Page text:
As you sow, so shall you reap
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CTA. 2001. As you sow, so shall you reap. Spore 94. CTA, Wageningen, The Netherlands.
Permanent link to this item: http://hdl.handle.net/10568/46218
Internet URL: http://spore.cta.int/images/stories/pdf/old/spore94.pdf
Availability of good quality seeds for sowing makes or breaks food production worldwide. It is an age-old issue, for which in the course of time countless smart and cunning technical solutions have been developed. The Green Revolution is one such....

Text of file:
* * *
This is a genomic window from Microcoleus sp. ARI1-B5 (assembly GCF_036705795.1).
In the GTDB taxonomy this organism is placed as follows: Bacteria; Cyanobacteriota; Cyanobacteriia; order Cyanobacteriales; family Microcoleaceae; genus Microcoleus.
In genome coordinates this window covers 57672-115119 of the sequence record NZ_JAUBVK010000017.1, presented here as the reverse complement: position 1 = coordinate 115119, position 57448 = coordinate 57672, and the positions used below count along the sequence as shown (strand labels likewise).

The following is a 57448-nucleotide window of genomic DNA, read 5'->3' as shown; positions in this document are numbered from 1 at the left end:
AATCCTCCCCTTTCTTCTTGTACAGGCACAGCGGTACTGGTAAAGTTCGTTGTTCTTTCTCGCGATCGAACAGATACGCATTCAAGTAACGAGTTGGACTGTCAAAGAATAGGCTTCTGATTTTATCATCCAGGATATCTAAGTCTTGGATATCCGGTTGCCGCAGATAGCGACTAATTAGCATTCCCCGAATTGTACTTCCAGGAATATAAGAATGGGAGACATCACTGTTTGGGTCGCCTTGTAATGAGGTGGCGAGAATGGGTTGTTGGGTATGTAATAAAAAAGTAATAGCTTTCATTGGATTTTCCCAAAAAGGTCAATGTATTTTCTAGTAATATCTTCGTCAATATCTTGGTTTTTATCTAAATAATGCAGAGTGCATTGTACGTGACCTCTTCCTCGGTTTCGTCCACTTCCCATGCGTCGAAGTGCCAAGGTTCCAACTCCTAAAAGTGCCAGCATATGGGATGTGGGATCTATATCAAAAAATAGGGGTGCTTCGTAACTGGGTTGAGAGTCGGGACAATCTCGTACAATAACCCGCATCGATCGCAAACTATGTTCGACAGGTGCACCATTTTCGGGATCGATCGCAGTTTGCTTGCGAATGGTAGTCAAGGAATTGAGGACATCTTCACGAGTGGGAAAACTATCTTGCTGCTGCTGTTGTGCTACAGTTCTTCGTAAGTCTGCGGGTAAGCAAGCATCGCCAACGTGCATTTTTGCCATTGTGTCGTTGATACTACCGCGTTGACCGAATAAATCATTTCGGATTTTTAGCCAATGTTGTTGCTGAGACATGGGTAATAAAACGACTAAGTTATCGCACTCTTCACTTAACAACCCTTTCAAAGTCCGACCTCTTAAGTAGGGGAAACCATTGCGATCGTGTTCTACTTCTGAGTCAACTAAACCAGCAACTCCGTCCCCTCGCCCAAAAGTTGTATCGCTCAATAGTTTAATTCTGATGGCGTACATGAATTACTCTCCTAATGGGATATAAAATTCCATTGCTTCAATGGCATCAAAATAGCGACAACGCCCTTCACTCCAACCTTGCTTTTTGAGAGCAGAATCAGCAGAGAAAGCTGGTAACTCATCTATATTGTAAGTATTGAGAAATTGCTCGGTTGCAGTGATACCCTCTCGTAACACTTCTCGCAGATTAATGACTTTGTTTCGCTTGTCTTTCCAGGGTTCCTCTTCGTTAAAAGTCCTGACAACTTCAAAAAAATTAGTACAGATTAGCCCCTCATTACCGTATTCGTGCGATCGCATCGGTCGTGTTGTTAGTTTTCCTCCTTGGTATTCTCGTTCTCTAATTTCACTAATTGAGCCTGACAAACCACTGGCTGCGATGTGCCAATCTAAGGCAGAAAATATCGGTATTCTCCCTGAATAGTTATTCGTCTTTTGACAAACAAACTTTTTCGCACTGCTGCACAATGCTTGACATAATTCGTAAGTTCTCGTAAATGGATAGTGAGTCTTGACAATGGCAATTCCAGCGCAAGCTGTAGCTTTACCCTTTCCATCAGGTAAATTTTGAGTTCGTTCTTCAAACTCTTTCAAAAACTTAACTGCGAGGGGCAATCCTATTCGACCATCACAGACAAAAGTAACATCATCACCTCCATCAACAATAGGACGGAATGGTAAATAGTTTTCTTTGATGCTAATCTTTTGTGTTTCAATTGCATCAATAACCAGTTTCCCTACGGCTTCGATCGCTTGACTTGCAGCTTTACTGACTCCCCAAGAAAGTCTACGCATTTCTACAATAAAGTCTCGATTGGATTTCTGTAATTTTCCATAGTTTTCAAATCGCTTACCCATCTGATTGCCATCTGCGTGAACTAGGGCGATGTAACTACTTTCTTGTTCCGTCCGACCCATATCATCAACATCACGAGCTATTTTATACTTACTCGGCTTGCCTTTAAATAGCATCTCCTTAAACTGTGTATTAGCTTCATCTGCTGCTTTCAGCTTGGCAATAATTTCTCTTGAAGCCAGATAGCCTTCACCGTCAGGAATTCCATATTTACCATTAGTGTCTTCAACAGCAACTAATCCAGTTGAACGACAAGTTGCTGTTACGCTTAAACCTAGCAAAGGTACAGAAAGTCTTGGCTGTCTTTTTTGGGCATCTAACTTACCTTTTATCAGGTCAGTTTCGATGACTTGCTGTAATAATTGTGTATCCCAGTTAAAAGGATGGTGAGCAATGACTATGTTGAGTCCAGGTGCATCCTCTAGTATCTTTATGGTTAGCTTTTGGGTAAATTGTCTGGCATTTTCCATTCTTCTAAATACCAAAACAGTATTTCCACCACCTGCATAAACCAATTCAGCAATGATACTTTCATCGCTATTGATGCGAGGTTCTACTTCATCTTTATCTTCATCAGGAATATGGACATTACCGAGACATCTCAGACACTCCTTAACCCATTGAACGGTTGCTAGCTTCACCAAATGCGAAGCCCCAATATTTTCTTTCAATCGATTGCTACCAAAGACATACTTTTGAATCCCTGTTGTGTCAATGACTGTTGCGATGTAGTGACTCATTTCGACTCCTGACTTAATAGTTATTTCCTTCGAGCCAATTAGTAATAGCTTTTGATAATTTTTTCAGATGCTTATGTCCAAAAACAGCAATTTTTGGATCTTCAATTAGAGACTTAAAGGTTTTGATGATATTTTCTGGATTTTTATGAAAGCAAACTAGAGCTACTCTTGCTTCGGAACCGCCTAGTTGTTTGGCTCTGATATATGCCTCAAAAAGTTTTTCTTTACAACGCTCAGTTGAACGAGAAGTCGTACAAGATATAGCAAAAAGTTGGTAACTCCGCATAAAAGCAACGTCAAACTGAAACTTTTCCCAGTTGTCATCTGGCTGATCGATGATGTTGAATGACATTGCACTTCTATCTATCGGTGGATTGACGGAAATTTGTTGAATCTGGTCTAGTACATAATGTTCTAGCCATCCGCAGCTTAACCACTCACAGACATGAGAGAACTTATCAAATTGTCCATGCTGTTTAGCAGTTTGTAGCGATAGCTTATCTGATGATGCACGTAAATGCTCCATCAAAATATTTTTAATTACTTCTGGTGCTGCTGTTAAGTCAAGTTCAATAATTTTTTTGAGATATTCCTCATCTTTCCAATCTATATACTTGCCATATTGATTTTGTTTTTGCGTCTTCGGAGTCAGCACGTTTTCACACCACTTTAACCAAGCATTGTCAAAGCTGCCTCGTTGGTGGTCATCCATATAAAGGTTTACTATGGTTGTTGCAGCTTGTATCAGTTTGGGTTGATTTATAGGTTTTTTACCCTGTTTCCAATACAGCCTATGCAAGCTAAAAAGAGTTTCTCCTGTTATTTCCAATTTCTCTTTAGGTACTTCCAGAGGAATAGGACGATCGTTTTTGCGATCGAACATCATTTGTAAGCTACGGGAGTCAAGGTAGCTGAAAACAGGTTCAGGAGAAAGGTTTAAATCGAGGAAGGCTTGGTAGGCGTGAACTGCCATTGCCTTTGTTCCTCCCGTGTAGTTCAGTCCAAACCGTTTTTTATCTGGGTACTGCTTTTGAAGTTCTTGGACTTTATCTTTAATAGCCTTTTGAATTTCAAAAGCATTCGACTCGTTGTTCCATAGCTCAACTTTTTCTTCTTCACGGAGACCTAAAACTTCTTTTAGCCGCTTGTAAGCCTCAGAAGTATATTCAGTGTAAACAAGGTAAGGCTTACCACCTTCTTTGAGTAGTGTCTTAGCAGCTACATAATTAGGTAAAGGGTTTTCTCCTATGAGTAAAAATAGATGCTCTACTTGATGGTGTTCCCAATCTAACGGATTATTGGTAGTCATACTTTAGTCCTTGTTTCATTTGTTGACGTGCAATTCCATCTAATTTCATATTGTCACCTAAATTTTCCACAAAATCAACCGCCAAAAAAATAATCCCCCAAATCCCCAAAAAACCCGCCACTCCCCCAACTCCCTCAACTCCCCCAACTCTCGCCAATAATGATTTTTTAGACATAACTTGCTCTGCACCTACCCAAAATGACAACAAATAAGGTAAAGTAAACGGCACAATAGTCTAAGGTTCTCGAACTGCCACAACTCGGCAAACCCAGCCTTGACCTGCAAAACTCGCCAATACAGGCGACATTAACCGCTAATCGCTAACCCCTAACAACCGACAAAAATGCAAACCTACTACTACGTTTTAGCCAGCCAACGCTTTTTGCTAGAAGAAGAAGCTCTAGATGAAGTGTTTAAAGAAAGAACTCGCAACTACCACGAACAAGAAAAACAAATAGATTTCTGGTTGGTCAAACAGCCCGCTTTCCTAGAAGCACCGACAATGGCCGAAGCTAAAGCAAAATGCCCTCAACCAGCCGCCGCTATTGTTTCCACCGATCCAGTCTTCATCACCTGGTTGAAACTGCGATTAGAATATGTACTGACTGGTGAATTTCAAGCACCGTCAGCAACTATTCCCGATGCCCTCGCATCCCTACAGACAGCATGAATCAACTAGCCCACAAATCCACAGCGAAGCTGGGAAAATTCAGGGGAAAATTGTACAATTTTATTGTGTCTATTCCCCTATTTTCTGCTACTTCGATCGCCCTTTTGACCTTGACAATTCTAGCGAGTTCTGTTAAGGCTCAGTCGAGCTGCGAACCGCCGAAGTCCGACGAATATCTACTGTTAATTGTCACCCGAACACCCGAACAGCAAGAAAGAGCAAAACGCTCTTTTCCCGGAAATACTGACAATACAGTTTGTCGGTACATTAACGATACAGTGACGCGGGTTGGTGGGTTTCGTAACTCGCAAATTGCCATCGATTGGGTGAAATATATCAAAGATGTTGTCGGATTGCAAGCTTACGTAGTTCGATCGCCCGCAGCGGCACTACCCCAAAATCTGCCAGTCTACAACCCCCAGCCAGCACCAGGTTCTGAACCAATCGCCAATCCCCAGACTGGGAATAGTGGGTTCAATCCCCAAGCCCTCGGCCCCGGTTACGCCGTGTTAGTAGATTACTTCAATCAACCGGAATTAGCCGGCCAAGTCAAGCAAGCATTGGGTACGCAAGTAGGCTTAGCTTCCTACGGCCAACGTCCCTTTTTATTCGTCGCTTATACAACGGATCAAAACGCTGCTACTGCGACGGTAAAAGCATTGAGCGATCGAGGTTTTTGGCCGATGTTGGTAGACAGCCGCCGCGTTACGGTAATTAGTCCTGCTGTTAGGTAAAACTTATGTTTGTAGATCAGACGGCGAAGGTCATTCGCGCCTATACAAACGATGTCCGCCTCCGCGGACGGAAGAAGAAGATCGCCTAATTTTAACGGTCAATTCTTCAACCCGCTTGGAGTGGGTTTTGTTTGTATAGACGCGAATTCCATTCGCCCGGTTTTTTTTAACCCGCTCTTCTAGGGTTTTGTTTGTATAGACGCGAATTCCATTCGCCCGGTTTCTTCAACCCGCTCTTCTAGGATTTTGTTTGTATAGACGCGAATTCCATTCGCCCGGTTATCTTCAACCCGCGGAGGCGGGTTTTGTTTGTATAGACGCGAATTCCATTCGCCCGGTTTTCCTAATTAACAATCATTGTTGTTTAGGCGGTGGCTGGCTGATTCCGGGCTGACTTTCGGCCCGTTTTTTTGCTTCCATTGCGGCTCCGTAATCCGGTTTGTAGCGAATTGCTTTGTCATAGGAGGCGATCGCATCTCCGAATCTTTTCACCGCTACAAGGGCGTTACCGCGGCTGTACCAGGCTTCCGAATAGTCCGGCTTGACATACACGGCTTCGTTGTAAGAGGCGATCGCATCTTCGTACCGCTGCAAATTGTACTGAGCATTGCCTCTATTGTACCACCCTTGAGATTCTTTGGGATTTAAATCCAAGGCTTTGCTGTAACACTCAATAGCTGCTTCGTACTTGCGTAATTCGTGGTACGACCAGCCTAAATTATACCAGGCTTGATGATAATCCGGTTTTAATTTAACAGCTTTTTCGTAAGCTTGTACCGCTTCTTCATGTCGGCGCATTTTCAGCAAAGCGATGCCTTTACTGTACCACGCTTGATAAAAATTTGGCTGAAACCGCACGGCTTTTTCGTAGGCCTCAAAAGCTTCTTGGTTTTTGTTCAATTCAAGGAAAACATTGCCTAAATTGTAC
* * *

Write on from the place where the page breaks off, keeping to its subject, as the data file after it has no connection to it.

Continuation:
Availability of good quality seeds for sowing makes or breaks food production worldwide. It is an age-old issue, for which in the course of time countless smart and cunning technical solutions have been developed. The Green Revolution is one such. Nonetheless, food shortages persist. Strengthening local seed supply systems is the trend which is gaining ground in the world of development, research and policymaking. The production and distribution of uniform, high quality seed is big business. It is based on a complex jumble of knowledge, products, rules and services. Research organisations develop specific varieties of plants. Specialised industries produce fertilisers and pesticides, and process and treat the product. Other companies provide transport and storage, banks provide the investment and governments the required legal environment. In short, it is a highly specialised and capital intensive area of business, which depends on a large market of cash-rich farmers with large, uniformly planted estates. For the vast majority of farmers in ACP countries this is not even remotely the reality. Most smallholder farming families are used to being responsible for the production, selection, storage and distribution or exchange of their own seeds. Taste, a guaranteed yield, adaptation to local climatic and soil conditions, resistance to pests and diseases are far more important criteria. Since these requirements are poorly attuned to the formal sector (both commercial and public), smallholder farming families are left to their own devices. Hybridisation Yet, a breeze of change is sweeping across this situation. Researchers, donors and NGOs increasingly devote themselves to bridging the formal and informal seed supply systems. Surprisingly central in their argument is their emphasis that both sides can benefit: smallholder farms get access to new knowledge and improved seeds and the formal seed sector gets access to the local varieties, which can have valuable genetic properties, like good taste, long shelf life, resistance to drought, diseases and pests. These forms of hybridisation are beginning to take shape. International seed and crop research institutes shift their focus towards local food crops and begin to act as brokers between farmers and industry. In Malawi, local farmers are selected for the multiplication of seeds for peanut plants. Farmers in Rwanda were invited to the pilot plots of a research station and explained to the researchers that new bean races should yield more to be sure, but that the beans also have to thrive on poor soils, underneath bananas and also have to survive torrential rains, which was considered more important. Furthermore seed research lodges itself more and more in farming communities in order to be in keeping with local wishes and realities. This has led to a broader scope in farming systems research and more participatory testing methods. Gender A great deal of creativity and a good sense for cultural relations in a community are essential tools for researchers warns Lisa Leimar Price, expert on gender, agriculture and biodiversity at Wageningen University and Research Centre in the Netherlands. Otherwise the voice of the women will not be heard. Women play a particularly important role in seed management and development. Besides pure agricultural tasks, it is the woman who selects seeds on taste, colour and cooking characteristics if something cooks fast, that can be an important characteristic when fuelwood is scarce. Women also experiment a lot with new varieties in their homestead before when proven successful sowing it on their fields. In doing so they both influence, as well as conserve, local biodiversity. Diversity is also closely related to wealth. Poorer farming families select less according to luxurious traits like taste and potential yield but prefer resistance to diseases and drought. A creative, participatory approach might just be the way forward to achieve locally valuable seed management systems. External technical knowledge and support can contribute in developing varieties which thrive under harsh conditions and thus keep famine out. This method can also very well result in a local living genebank, a special communal plot, where farmers cultivate their selected varieties each year, with the explicit objective of conserving the available and valuable genetic variety in the community. Of course there always will be the risk of a disaster or crop failure, forcing farmers to sell or consume their own seeds. For those instances, it is essential that the seeds concerned are also stored in genebanks elsewhere and made available to farmers. And there s the rub. This material usually goes only to the carefully selected seed multipliers. Farmers, men and women, researchers, extension workers and development practitioners, are at a snail s gallop, bridging the gap between the informal and formal seed supply systems. There is no straightforward recipe. The enormous local genetic and cultural diversity, in particular, demands time-consuming, made-to-measure solutions. [caption to illustrations] Shall I store, or shall I sell? Local networks still dominate the seed trade. For further reading: See also Links on page 10. Summary report and recommendations of a CTA study visit, Zimbabwe. 1999. CTA, 2000. 33 pp. ISBN 92 9081 2222 CTA number 986. 5 credit points (see Spore 86, p11) Farmers seed production; New approaches and practices By C Almekinders & N P Louwaars, ITP, London, UK. 1999. ISBN 1853 394 661 GBP 14.95 Euro 24.95 IT Publications, 103-105 Southampton Row, London WC1B 4HL, UK Fax: + 44 20 7436 2013 Email: email@example.com